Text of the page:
Monday, March 18, 2013

Weekly Challenge: Stop Holding Your Breath

I used to think dieting was a lot like holding my breath.

I could do it for a little bit, with great effort, but eventually, with a great gasp, I would give up what seemed impossible, and inhale air and food again as if my life depended on it.

Then, I read this:

A diet based on quantity rather than quality 
has ushered in a new creature on to the world stage: 

the human being who manages
to be both overfed and undernourished 
(Pollan, In Defense of Food, p 122)

Oh my goodness, this is me.

My body received plenty of calories throughout the day, and yet was hungry, so hungry, all the time. Craving and eating and craving some more. And occasionally I tried to get it under control, to resist those cravings out of sheer willpower, but I just could not seem to last long this way. And that hunger, that constant hunger, was the enemy. I saw it in myself, and I hated it. 

It is selfish, it is my flesh, it is temptation. Isn't it?
But what if Pollan and others are right?

Overfed and undernourished.

Perhaps the hunger is not the enemy (or, not the only enemy).

Perhaps the hunger is just my body, working the way it is supposed to work, telling me it needs, needs things I am not giving it. Perhaps the processed foods and refined carbs I had been living on are not helping things, but making matters progressively worse.

Am I overfed but undernourished?
How would I know?

Well, I could try nourishing my body for once, and see if that helps.

So I did it. For one week, I went without sugar and refined grains. I ate tons of fruits and veggies (which was easy because my husband bought me a juicer.)

And my body thanked me.

Not a diet

Dieting, the kind that is like breath-holding, is all about what a person can’t have. This new way of living and eating is much more about what I can have. I can have things that are good for my body.  

Giving my body plenty of what it needs is nothing like breath-holding. It’s more like finally breathing in fresh air, after I had been living life suffocating under a pillow. I breathe deeply, drink deeply, and I find myself satisfied, not gasping and craving but satisfied.

Are you overfed and/or undernourished?

This week, try giving your body something it needs, and cutting out something it doesn’t.
Pay attention to how you feel, whether or not your cravings change.

Not sure what changes to make?

Read up on Real Food Basics
Learn more about Basic Nutrition
Learn more about being Overfed and Undernourished


  1. It's so true. We have learned through our experience that we are making a lifetime change, not just a change to lose the weight. We determined we needed to be healthier because we NEEDED to be, and losing weight is the icing on the cake! :) It's been so hard, but SO WORTH IT!!! Keep at it! You can do it!!

  2. YES! This is an amazing, true, "gotta get it in our heads" statement!
    We need to pay attention to our bodies :0). By the time we are thirsty we are already dehydrated and when we give our bodies less than stellar nutrition, we will feel the loss in so many ways!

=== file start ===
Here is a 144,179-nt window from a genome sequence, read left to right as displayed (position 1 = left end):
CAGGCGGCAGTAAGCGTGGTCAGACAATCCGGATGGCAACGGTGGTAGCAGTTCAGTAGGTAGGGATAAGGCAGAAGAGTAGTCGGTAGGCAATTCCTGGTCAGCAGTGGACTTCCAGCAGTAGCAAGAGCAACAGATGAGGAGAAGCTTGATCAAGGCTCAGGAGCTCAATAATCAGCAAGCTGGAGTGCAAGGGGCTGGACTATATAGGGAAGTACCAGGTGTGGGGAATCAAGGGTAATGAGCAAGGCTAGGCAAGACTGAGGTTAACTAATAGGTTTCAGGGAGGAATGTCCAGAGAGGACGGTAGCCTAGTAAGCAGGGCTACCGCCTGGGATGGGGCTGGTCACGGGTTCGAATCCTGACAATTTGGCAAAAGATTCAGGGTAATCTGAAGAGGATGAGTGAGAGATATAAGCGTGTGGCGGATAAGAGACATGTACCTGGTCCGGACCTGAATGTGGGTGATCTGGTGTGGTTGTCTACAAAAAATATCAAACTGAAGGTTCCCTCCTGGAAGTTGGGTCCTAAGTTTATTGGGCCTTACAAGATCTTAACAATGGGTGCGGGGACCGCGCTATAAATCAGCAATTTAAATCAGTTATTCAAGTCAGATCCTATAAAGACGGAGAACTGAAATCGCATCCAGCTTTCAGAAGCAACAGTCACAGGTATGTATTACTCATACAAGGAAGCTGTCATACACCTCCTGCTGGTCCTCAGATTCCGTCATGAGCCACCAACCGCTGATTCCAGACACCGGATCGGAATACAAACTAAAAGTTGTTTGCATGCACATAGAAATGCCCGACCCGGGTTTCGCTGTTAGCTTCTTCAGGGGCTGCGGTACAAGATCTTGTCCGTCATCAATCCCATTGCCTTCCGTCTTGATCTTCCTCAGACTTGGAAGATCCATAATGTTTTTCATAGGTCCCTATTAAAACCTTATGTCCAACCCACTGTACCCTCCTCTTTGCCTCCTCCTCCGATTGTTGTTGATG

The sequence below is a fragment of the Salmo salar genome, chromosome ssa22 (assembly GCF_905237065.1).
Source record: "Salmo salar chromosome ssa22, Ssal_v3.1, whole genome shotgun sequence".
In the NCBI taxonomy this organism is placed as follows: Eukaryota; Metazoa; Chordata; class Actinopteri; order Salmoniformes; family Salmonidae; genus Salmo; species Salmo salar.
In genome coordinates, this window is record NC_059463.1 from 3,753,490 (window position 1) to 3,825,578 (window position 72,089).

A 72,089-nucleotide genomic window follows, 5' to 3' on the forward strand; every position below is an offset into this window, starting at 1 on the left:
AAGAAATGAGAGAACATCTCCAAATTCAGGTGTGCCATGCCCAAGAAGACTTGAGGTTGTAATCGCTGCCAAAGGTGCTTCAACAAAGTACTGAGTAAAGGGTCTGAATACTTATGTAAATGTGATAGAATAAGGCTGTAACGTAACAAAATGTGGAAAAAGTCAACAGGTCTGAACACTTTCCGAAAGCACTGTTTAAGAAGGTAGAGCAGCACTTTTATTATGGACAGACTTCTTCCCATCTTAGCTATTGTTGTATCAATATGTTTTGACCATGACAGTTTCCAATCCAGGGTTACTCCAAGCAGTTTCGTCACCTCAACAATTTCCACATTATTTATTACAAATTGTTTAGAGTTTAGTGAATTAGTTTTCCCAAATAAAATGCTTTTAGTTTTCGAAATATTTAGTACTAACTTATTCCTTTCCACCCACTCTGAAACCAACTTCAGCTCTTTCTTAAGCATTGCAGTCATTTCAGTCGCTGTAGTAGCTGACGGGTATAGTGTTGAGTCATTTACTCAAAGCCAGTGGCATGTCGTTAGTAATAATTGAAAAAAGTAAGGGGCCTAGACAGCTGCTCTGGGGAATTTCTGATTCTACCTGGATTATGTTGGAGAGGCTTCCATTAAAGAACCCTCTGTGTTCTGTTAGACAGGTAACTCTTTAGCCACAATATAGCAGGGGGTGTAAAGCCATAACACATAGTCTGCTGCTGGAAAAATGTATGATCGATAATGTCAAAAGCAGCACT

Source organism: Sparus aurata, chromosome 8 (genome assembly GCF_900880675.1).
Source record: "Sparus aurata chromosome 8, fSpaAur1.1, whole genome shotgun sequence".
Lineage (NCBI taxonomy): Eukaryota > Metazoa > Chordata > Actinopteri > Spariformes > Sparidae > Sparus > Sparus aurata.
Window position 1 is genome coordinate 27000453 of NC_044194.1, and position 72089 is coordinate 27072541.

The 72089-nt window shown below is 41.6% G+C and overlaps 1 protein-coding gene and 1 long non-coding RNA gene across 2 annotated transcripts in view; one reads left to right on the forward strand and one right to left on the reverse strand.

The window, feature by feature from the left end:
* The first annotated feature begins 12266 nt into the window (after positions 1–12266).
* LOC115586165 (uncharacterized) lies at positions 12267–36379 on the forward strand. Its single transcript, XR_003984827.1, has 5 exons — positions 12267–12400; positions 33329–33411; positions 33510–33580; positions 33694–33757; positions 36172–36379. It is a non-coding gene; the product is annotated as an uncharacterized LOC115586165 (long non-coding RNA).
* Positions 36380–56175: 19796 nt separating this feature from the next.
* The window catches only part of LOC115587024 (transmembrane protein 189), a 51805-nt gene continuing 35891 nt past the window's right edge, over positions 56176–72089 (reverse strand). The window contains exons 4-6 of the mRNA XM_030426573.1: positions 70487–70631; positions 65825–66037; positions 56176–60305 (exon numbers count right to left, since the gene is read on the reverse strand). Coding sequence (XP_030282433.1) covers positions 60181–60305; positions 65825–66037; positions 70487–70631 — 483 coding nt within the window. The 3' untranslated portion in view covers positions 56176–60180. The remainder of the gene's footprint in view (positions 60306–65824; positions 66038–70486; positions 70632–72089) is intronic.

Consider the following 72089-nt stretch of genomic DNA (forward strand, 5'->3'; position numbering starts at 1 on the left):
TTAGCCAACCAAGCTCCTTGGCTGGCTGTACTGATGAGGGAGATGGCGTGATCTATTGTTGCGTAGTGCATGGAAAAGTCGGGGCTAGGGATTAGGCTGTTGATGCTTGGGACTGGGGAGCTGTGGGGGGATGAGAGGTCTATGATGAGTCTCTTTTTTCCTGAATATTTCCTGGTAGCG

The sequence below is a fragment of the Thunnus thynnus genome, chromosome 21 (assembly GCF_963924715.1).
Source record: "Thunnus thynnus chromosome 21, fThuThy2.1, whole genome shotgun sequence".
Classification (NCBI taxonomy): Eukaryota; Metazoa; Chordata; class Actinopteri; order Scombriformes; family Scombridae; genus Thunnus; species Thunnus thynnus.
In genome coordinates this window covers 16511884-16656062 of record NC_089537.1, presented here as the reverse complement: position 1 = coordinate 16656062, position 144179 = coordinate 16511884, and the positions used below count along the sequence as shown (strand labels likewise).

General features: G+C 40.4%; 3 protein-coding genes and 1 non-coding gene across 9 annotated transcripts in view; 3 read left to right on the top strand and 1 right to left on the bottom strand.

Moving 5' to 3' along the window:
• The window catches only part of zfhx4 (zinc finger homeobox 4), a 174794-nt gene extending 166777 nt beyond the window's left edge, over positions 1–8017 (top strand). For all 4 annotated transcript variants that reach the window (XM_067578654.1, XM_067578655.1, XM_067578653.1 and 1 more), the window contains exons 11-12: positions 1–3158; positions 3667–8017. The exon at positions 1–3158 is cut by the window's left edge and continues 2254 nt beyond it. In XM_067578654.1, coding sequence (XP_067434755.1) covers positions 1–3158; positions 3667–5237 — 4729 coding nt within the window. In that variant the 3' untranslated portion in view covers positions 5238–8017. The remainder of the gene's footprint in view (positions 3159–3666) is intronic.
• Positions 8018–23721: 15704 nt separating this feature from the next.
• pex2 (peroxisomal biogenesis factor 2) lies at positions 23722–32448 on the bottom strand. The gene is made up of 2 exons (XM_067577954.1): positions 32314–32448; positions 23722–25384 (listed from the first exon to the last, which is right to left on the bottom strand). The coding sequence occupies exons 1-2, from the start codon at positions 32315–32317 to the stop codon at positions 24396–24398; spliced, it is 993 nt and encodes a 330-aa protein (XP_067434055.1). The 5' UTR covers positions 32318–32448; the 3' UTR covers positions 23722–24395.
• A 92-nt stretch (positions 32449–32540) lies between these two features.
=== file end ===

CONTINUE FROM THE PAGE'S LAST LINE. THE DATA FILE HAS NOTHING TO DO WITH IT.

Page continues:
I am on a mission to not just lose 75 pounds this year, but to eat WHOLE, REAL foods as best I can.
    The hubby has Chron's and so he does not tolerate many veggies and whole grains. Twisted thinking I know, but it is what it is.
    I used that as an excuse far too many times to eat white flour pancakes and not make salads...not to mention ice-cream. I do love ice-cream <3.
    This year I am on a mission to not only lose 75 pounds, but to eat REAL, WHOLE foods and NOT go broke doing so. it is a challenge, but we are doing it.
    This is often a long, arduous journey for people. It can be done, but our SAD (standard American diet) does make is hard.
    I recently read an article in Time magazine that has changed my way of thinking. In it Dr. Oz said this:
    "We have made what used to be the exception to be the norm" far as desserts and heavy, unhealthy "treats", not to mention the abundance of red meat and saturated fats.
    WOW! Think about that for a second. Just a generation or two ago, dessert was for Sunday as was the big roast beef dinner. Pies were often made of sweet potatoes and apples...not creams and chocolate. And candy was a once in a while treat you picked up when you had a spare dime....AND the portions were smaller AND you often shared it with someone else!!!
    Thing is, we allow the busyness of our lives to dictate what goes in our mouths. We are often running from one activity to another, working longer hours and/or over committing and then we have no "time" to make a healthy meal {which, with VERY little prep does NOT need to take much time}.
    I am so interested in your posts Emily! I look forward to learning and being encouraged by your trip down "Get Healthy Lane".

  3. This is why problems of the liver or kidney may also come with bad breath. Unfortunately, halitosis associated with an organ problem only go away when the organ problem goes away, but fortunately these types of conditions are quite rare.chronic bad breath


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